Popular during the mid-1920s, the bell-shaped topper was a perfect accompaniment to the newly fashionable, shorter hairstyles. The cloche was typically made of felt, allowing it to conform to the head. For purists, the hat remained unadorned to showcase the structure. A few years later, designers began to personalize the shape with feathers, brooches, and ribbons. The addition of ribbons also meant these hats became a calling card in their own right. A tightly knotted bow indicated the wearer was married, whereas a flamboyant bow indicated the wearer was single and ready to mingle. Women allowed their fashion choices to speak for themselves in unprecedented ways. That kind of spunk has made the cloche part of 1960s fashion, 1980s trends, and more recently a participant in 2010s catwalks.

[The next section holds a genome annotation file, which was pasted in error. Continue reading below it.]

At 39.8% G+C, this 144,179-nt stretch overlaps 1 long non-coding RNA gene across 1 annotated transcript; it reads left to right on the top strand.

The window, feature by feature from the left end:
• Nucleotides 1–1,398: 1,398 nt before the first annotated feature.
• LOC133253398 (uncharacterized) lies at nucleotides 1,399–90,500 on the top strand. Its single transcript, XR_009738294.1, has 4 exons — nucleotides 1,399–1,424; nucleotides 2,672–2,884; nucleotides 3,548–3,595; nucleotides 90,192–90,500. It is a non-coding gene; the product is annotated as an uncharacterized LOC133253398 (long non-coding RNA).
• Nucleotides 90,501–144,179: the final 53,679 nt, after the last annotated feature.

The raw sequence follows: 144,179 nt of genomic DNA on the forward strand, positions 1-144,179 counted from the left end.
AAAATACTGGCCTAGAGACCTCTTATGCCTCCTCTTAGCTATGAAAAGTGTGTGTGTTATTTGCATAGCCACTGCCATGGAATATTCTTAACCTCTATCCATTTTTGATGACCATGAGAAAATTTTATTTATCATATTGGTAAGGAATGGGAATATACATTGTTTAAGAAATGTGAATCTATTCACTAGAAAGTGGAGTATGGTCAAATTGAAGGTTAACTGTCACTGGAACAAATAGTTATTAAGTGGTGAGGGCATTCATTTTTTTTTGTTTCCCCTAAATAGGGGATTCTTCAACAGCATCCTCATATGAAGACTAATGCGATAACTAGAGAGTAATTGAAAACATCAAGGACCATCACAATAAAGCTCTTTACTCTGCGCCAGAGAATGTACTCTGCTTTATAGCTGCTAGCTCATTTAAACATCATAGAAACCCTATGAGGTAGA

As we consider these two essential vintage fashion accessories, I am reminded again of the amazing Coco Chanel’s words: “Adornment, what a science! Beauty, what a weapon! Modesty, what elegance!” Today’s interpretation of science in fashion is a smartwatch or a responsive textile. The science of yesteryear seems somehow more individualized and expressive. Can fashion progress alongside modern developments without losing its essence of character? Give us your view in the comments…